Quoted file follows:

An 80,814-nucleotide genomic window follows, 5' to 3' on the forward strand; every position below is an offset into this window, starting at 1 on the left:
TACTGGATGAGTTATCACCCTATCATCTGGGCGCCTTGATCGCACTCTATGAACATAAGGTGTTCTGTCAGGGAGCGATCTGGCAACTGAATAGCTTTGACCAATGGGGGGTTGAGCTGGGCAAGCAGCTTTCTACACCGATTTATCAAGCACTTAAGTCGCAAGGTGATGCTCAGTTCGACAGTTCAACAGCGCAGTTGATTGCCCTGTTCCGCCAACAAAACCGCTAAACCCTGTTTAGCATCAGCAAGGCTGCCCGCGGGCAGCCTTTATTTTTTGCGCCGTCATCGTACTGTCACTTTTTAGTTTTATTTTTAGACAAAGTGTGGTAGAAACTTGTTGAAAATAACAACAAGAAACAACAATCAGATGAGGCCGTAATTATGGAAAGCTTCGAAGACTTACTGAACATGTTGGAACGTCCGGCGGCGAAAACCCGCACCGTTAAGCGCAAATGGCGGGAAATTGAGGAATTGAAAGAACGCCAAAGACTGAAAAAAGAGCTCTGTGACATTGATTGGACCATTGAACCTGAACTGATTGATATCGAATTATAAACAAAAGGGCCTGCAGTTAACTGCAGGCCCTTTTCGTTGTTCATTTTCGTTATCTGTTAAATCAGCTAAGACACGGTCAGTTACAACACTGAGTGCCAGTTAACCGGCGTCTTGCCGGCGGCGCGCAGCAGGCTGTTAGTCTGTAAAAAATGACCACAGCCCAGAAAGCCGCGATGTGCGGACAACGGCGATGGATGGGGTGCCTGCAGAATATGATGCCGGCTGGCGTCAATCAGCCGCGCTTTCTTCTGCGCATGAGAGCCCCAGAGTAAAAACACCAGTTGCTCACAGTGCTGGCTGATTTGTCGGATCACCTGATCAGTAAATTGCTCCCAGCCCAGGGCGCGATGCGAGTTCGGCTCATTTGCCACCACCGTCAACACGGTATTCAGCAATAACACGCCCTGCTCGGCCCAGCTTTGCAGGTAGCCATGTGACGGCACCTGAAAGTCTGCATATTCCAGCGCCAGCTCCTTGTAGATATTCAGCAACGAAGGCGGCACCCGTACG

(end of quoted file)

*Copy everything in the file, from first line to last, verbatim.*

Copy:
An 80,814-nucleotide genomic window follows, 5' to 3' on the forward strand; every position below is an offset into this window, starting at 1 on the left:
TACTGGATGAGTTATCACCCTATCATCTGGGCGCCTTGATCGCACTCTATGAACATAAGGTGTTCTGTCAGGGAGCGATCTGGCAACTGAATAGCTTTGACCAATGGGGGGTTGAGCTGGGCAAGCAGCTTTCTACACCGATTTATCAAGCACTTAAGTCGCAAGGTGATGCTCAGTTCGACAGTTCAACAGCGCAGTTGATTGCCCTGTTCCGCCAACAAAACCGCTAAACCCTGTTTAGCATCAGCAAGGCTGCCCGCGGGCAGCCTTTATTTTTTGCGCCGTCATCGTACTGTCACTTTTTAGTTTTATTTTTAGACAAAGTGTGGTAGAAACTTGTTGAAAATAACAACAAGAAACAACAATCAGATGAGGCCGTAATTATGGAAAGCTTCGAAGACTTACTGAACATGTTGGAACGTCCGGCGGCGAAAACCCGCACCGTTAAGCGCAAATGGCGGGAAATTGAGGAATTGAAAGAACGCCAAAGACTGAAAAAAGAGCTCTGTGACATTGATTGGACCATTGAACCTGAACTGATTGATATCGAATTATAAACAAAAGGGCCTGCAGTTAACTGCAGGCCCTTTTCGTTGTTCATTTTCGTTATCTGTTAAATCAGCTAAGACACGGTCAGTTACAACACTGAGTGCCAGTTAACCGGCGTCTTGCCGGCGGCGCGCAGCAGGCTGTTAGTCTGTAAAAAATGACCACAGCCCAGAAAGCCGCGATGTGCGGACAACGGCGATGGATGGGGTGCCTGCAGAATATGATGCCGGCTGGCGTCAATCAGCCGCGCTTTCTTCTGCGCATGAGAGCCCCAGAGTAAAAACACCAGTTGCTCACAGTGCTGGCTGATTTGTCGGATCACCTGATCAGTAAATTGCTCCCAGCCCAGGGCGCGATGCGAGTTCGGCTCATTTGCCACCACCGTCAACACGGTATTCAGCAATAACACGCCCTGCTCGGCCCAGCTTTGCAGGTAGCCATGTGACGGCACCTGAAAGTCTGCATATTCCAGCGCCAGCTCCTTGTAGATATTCAGCAACGAAGGCGGCACCCGTACG